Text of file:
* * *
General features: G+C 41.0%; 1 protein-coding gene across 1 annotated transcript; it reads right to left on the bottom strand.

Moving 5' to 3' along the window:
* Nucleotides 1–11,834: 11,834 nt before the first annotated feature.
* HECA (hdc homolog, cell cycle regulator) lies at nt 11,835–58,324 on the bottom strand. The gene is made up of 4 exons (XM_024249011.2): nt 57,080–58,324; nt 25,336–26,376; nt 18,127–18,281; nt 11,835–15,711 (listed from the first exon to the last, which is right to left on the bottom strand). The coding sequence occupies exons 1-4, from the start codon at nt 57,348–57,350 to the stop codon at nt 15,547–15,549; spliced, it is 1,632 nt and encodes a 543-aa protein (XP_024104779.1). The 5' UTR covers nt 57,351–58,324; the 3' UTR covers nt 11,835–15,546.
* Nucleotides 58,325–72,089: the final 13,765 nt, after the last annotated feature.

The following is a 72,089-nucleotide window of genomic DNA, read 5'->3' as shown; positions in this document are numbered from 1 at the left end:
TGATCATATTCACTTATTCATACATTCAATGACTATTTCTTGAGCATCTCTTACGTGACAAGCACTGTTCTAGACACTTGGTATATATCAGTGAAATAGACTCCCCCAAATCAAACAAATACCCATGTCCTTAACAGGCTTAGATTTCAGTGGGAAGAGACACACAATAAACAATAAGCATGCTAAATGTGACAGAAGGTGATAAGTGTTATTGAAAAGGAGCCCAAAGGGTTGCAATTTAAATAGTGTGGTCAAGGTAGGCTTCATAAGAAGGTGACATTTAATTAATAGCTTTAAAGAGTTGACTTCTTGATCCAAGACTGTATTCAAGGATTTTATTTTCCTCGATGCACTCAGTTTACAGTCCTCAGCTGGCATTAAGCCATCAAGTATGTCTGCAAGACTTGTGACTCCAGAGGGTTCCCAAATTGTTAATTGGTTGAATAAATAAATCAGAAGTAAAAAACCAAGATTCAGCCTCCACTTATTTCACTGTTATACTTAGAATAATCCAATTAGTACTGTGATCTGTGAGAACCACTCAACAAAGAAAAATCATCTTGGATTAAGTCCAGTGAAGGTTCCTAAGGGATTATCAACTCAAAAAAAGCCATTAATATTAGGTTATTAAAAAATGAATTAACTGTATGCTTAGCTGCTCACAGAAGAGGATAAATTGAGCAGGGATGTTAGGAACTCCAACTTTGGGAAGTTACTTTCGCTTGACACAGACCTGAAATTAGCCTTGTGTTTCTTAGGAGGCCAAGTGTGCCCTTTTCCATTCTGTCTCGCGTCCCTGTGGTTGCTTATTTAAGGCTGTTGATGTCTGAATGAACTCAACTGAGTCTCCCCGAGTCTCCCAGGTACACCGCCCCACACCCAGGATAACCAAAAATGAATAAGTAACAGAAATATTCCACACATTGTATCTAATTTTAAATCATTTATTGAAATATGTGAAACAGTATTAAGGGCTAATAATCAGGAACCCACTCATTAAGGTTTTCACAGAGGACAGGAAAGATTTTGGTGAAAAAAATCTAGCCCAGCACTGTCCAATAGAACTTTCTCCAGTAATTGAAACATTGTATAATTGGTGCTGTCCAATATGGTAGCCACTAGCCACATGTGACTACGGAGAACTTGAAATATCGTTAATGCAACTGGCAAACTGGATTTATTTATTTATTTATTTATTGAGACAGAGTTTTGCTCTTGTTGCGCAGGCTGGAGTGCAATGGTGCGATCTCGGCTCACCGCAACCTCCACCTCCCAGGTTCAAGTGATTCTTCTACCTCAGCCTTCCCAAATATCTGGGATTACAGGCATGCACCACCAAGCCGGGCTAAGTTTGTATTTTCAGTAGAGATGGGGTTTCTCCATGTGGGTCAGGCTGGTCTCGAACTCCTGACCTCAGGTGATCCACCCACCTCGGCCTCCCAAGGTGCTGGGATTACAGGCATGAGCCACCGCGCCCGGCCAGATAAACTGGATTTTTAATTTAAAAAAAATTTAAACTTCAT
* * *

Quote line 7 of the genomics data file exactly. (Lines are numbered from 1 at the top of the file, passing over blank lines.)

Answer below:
TGATCATATTCACTTATTCATACATTCAATGACTATTTCTTGAGCATCTCTTACGTGACAAGCACTGTTCTAGACACTTGGTATATATCAGTGAAATAGACTCCCCCAAATCAAACAAATACCCATGTCCTTAACAGGCTTAGATTTCAGTGGGAAGAGACACACAATAAACAATAAGCATGCTAAATGTGACAGAAGGTGATAAGTGTTATTGAAAAGGAGCCCAAAGGGTTGCAATTTAAATAGTGTGGTCAAGGTAGGCTTCATAAGAAGGTGACATTTAATTAATAGCTTTAAAGAGTTGACTTCTTGATCCAAGACTGTATTCAAGGATTTTATTTTCCTCGATGCACTCAGTTTACAGTCCTCAGCTGGCATTAAGCCATCAAGTATGTCTGCAAGACTTGTGACTCCAGAGGGTTCCCAAATTGTTAATTGGTTGAATAAATAAATCAGAAGTAAAAAACCAAGATTCAGCCTCCACTTATTTCACTGTTATACTTAGAATAATCCAATTAGTACTGTGATCTGTGAGAACCACTCAACAAAGAAAAATCATCTTGGATTAAGTCCAGTGAAGGTTCCTAAGGGATTATCAACTCAAAAAAAGCCATTAATATTAGGTTATTAAAAAATGAATTAACTGTATGCTTAGCTGCTCACAGAAGAGGATAAATTGAGCAGGGATGTTAGGAACTCCAACTTTGGGAAGTTACTTTCGCTTGACACAGACCTGAAATTAGCCTTGTGTTTCTTAGGAGGCCAAGTGTGCCCTTTTCCATTCTGTCTCGCGTCCCTGTGGTTGCTTATTTAAGGCTGTTGATGTCTGAATGAACTCAACTGAGTCTCCCCGAGTCTCCCAGGTACACCGCCCCACACCCAGGATAACCAAAAATGAATAAGTAACAGAAATATTCCACACATTGTATCTAATTTTAAATCATTTATTGAAATATGTGAAACAGTATTAAGGGCTAATAATCAGGAACCCACTCATTAAGGTTTTCACAGAGGACAGGAAAGATTTTGGTGAAAAAAATCTAGCCCAGCACTGTCCAATAGAACTTTCTCCAGTAATTGAAACATTGTATAATTGGTGCTGTCCAATATGGTAGCCACTAGCCACATGTGACTACGGAGAACTTGAAATATCGTTAATGCAACTGGCAAACTGGATTTATTTATTTATTTATTTATTGAGACAGAGTTTTGCTCTTGTTGCGCAGGCTGGAGTGCAATGGTGCGATCTCGGCTCACCGCAACCTCCACCTCCCAGGTTCAAGTGATTCTTCTACCTCAGCCTTCCCAAATATCTGGGATTACAGGCATGCACCACCAAGCCGGGCTAAGTTTGTATTTTCAGTAGAGATGGGGTTTCTCCATGTGGGTCAGGCTGGTCTCGAACTCCTGACCTCAGGTGATCCACCCACCTCGGCCTCCCAAGGTGCTGGGATTACAGGCATGAGCCACCGCGCCCGGCCAGATAAACTGGATTTTTAATTTAAAAAAAATTTAAACTTCAT